Sad facts from the island and the mainland

Introduction to Athens
With OHF opening in Athens, we would like to give you a short overview of the Greek city: With more than 4000 years of history, Athens is Europe’s oldest capital and the birthplace of democracy. The city is home to around 660’00 people with more than 3 million in the greater urban area.  The city has 11 major neighbourhoods, out of which Plaka with its historic government buildings next to the Acropolis is the most famous amongst tourists, and Exarchia is mostly known amongst political activists, artists and all kinds of rebels. 

Context of the City
The major camp in Athens is Eleonas Camp, located 15 minutes away from the city centre in the industrial area. It has an original capacity of 700 people, but always hosted twice that amount. Now it is even hosting more than 3000 according to some news reports. According to further reports, about 25% of Athens population are immigrants, including recently or long ago arrived legal and illegal migrants. This number is so high due to the fact that many people who were granted asylum in Lesvos left for Athens in search of better opportunities. Also, many asylum seekers from across Europe keep getting sent back to Athens as Greece was their first entry point into the Union and therefore they should, according to Schengen, apply for asylum there. 

Lack of Support System
Currently, the law is that one month after asylum is granted, provision of shelter, food and financial support stops. Whoever wants to stay in Greece must be able to work and sustain him/herself. With a 13% unemployment rate in Greece, this is no easy task for any accepted asylum seeker as there are almost no jobs. As reported previously, hunger remains an issue as a result, both in and outside camps. There are no clear numbers on homelessness, but unfortunately, many migrants and refugees are homeless, trying to live in Victoria Square, where the police drive them away regularly.  This became especially problematic after the fire in Moria in September 2020 when many people were transferred to the mainland.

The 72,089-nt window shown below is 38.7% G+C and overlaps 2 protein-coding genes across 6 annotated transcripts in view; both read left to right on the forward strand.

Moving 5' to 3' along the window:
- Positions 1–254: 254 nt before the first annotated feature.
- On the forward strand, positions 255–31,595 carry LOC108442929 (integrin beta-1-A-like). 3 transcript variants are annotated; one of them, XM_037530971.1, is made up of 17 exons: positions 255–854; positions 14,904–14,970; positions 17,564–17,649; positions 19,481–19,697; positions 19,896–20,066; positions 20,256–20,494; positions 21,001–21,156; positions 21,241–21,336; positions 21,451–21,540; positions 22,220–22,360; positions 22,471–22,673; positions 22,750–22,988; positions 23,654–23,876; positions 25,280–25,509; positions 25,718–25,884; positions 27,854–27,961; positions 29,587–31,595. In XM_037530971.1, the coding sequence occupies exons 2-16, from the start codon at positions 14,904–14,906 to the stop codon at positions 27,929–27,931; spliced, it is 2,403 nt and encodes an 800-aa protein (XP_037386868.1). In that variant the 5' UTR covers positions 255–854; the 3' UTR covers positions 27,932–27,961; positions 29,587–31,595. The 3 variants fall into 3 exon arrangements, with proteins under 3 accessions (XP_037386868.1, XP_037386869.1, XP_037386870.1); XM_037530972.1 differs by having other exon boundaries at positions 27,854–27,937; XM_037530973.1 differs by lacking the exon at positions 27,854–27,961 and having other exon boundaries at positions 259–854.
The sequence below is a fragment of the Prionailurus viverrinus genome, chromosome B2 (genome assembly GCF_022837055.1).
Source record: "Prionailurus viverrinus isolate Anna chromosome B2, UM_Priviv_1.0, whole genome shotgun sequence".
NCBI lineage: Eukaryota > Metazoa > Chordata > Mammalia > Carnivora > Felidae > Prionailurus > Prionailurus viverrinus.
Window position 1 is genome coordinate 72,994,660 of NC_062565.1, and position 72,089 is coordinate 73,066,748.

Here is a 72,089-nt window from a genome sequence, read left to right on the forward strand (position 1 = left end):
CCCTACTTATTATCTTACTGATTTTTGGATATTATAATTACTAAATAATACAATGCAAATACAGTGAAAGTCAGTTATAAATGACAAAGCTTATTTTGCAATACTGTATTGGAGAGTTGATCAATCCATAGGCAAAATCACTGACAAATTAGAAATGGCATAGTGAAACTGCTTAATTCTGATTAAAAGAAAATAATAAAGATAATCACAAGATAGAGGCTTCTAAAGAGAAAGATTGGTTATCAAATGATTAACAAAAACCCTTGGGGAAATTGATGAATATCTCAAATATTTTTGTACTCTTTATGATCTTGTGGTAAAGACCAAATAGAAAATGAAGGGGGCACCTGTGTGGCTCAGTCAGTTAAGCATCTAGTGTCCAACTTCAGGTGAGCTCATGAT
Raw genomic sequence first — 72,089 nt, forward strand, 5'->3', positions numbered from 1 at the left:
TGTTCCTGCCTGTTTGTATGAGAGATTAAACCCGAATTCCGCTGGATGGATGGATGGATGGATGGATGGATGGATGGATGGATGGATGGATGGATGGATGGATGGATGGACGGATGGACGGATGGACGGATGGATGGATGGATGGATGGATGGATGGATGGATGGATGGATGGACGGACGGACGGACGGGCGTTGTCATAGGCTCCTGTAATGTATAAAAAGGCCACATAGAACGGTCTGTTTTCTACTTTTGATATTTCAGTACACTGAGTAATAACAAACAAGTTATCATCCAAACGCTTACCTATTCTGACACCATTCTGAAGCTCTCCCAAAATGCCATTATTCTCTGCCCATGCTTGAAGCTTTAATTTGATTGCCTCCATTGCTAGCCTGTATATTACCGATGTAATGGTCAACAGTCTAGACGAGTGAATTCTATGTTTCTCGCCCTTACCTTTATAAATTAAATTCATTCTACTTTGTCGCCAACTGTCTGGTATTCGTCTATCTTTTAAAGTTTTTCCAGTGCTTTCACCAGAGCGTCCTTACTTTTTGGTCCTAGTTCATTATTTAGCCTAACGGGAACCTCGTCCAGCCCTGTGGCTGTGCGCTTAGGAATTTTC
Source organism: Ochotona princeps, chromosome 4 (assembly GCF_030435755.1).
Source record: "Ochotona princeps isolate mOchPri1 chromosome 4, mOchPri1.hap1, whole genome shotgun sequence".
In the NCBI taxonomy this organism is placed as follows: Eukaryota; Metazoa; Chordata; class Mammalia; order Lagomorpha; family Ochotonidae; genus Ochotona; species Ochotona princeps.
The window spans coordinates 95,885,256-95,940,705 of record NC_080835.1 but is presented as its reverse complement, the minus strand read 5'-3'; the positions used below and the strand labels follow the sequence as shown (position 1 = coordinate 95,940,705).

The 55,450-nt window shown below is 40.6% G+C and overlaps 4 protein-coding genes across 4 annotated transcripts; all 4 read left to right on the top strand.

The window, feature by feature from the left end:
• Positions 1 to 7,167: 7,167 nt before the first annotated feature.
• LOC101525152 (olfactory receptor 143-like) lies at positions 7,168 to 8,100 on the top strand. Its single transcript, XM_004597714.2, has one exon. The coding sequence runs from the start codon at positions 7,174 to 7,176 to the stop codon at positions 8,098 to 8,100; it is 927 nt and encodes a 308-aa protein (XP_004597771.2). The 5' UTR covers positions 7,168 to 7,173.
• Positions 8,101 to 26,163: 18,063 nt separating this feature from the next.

With a lack of alternatives, many refugees have been living in squatted houses in Athens – e.g. in 2017 there were six official refugee squats with around 2000 inhabitants in the city.

Arrivals and Departures in Lesvos
In February 2022, there was once more a high number of reported push backs: 51 boats in the Mediterranean with an estimated 2586 people being illegally brought back to the coasts of Libya and Turkey.  In contrast, only 174 persons arrived on the Aegean islands, out of which 75 arrived on Lesvos. The current population of refugees, asylum seekers and migrants remains at around 3100 on all the Aegean Islands.  Around 3900 asylum seekers are registered in the area of Mainland Greece, from a total of 30’000 registered persons in all of Greece (more numbers here). 

Horrific images on the beach in the north of Mytilene
On Tuesday morning, 1 March, six dead bodies, three men and three women, according to information all of African descent, were found on the coast of Epano Skala in Mytilene. Meanwhile, one more male victim has been found. The bodies were not wearing life jackets and it is assumed that they died in a shipwreck. The recovered bodies were taken to Mytilene hospital for an autopsy. The search continued for survivors and the boat they may have been travelling in. 
As of 8.30 a.m. on Tuesday, a Coast Guard helicopter was searching for drowned or survivors, and a Greek Coast Guard team and vessels, as well as a police patrol boat, were in the area. So far there is no further information. However, there is much speculation as to whether the people drowned during the crossing from Turkey, or whether the accident occurred after a pushback from the Greek side, which would make the coastguard responsible for the accident.